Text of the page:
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Why we still can’t forget Eternal Sunshine of the Spotless Mind

Two people sleep on a bed in Eternal Sunshine of the Spotless Mind.
Focus

If you ask your average millennial writer or film lover what their favorite movie is, chances are a lot of them are going to say Eternal Sunshine of the Spotless Mind. Take it from me, a 31-year-old writer and film lover. In truth, it’s not hard to realize why: Eternal Sunshine came out when I was 12, and it instantly seemed like a step forward in my cinematic education. It felt so adult and philosophical, even literary, a profound picture that was too elevated for my young mind to understand. However, unlike many other movies, which become lesser as one matures, Eternal Sunshine feels just the same 20 years later. It’s a profound and poignant experience that, even now, with the supposed wisdom life has technically given me, seems no less intricate than it did back then.

Michel Gondry’s mind-bending, thought-provoking exploration of heartache and loss came out in March 2004 and was a cult classic from the get-go; time has only been kind to it, improving its standing and turning it into a modern-day masterpiece. Beyond the incredibly original premise, Eternal Sunshine has aged like fine wine for the potent message at its core. Because above the memory-hopping sci-fi shenanigans, the film is a story about love: love acquired, love lost, love missing, and love remembered.

Change your heart

Kate Winslet and Jim Carrey as Clementine and Joel sitting next to each other in Eternal Sunshine of the Spotless Mind.
Image via Focus Features

Jim Carrey stars as Joel, a solitary man who meets and quickly forms a connection with the unpredictable Clementine, played by Oscar-winner Kate Winslet. Unbeknownst to them, they shared a prior relationship that ended badly, prompting them to undergo a procedure to delete each other from their memories.

In 2004, Charlie Kaufman was already one of Hollywood’s most daring screenwriters, thanks to his innovative screenplays for 1999’s Being John Malkovich and 2002’s Adaptation. In many ways, however, Eternal Sunshine marked an evolution for his career as it effortlessly blended his distinctive, transgressive nature and the mainstream commercialism that had eluded him  ti that point — indeed, Eternal Sunshine remains his highest-grossing film at the box office, earning over $70 million worldwide.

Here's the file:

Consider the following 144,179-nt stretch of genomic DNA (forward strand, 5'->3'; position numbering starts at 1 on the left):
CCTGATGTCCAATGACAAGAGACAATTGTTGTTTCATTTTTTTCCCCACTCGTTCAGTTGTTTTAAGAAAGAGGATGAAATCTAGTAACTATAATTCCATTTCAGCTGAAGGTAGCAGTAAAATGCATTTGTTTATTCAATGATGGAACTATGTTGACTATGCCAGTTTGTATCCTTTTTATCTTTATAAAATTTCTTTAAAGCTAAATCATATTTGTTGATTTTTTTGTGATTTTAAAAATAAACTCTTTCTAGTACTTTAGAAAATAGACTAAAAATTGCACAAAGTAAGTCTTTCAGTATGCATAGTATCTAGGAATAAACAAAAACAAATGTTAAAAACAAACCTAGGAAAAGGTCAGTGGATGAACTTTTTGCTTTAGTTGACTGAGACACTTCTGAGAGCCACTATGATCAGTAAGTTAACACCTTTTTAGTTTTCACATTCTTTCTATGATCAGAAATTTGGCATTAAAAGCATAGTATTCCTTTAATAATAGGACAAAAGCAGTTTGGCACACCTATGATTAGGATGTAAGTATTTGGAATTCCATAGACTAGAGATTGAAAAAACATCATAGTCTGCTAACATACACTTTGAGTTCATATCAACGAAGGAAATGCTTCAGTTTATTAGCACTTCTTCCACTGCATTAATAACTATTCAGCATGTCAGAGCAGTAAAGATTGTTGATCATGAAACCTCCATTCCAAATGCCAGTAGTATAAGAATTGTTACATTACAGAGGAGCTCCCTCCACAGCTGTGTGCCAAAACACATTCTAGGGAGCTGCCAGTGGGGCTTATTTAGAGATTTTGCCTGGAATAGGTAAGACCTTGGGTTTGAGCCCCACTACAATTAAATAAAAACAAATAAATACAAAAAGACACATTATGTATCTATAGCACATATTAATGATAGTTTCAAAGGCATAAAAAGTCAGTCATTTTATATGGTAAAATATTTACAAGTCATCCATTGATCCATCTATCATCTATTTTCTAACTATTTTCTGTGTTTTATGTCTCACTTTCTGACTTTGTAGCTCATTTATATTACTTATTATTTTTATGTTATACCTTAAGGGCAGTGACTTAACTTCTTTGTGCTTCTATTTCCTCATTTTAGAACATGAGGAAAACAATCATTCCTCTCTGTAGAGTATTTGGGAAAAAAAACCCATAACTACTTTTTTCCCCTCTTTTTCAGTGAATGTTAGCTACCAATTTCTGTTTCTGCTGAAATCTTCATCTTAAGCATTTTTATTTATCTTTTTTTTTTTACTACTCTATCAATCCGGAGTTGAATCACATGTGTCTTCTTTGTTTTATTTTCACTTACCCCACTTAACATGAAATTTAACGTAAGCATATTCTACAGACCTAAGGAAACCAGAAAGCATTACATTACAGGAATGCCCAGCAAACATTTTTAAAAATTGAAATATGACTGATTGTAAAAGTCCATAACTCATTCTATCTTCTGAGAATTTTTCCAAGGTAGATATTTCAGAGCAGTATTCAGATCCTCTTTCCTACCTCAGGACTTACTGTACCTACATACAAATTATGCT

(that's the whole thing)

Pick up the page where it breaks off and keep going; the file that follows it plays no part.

The film found an audience and keeps enthralling viewers today because it’s a relatively straightforward take on love. In typical Kaufman fashion, though, its musings are not what you’d expect from a Hollywood romance. In Eternal Sunshine‘s world, much like in real life, love is heartache, pain, anger, frustration, loss, grief, and everything in-between. It’s also cyclical, a never-ending spiral with no real beginning, much less an ending. Kaufman’s screenplay balances the cold realities of life with ethereal concepts like fate and predisposition. The result is a deeply relatable and honest depiction of what is arguably humanity’s most complicated feeling. The wonder of this film is that it’s never trying to explain something that is, quite frankly, unexplainable. And yet you feel it.

Eternal Sunshine of The Spotless Mind (2004) - 'Remember Me' Movie Clip

At its core, Eternal Sunshine of the Spotless Mind is a story about hope. Kaufman never lies to you. Quite the opposite, he’s quite clear: love is messy, ever-changing, and possibly cruel. Most importantly, and potentially terrifying, is that it never ends. Like the icy backgrounds that occupy every scene in the film, love melts, but always returns. Like the icy touch that soon starts to burn, love hurts and alleviates; it crumbles yet restores, consumes yet delivers. Love is the human experience itself, and we are predisposed to it.

What a wonderful thought, indeed! If you’re a romantic, anyway. But Eternal Sunshine suggests there’s a bit of romance within all of us — we just have different ways of expressing it. The cynics will say love leads to heartache and emptiness, while the optimists will happily declare it leads to completion and purpose. Kaufman doesn’t care about that; to him, love simply leads, and Eternal Sunshine is the road it takes.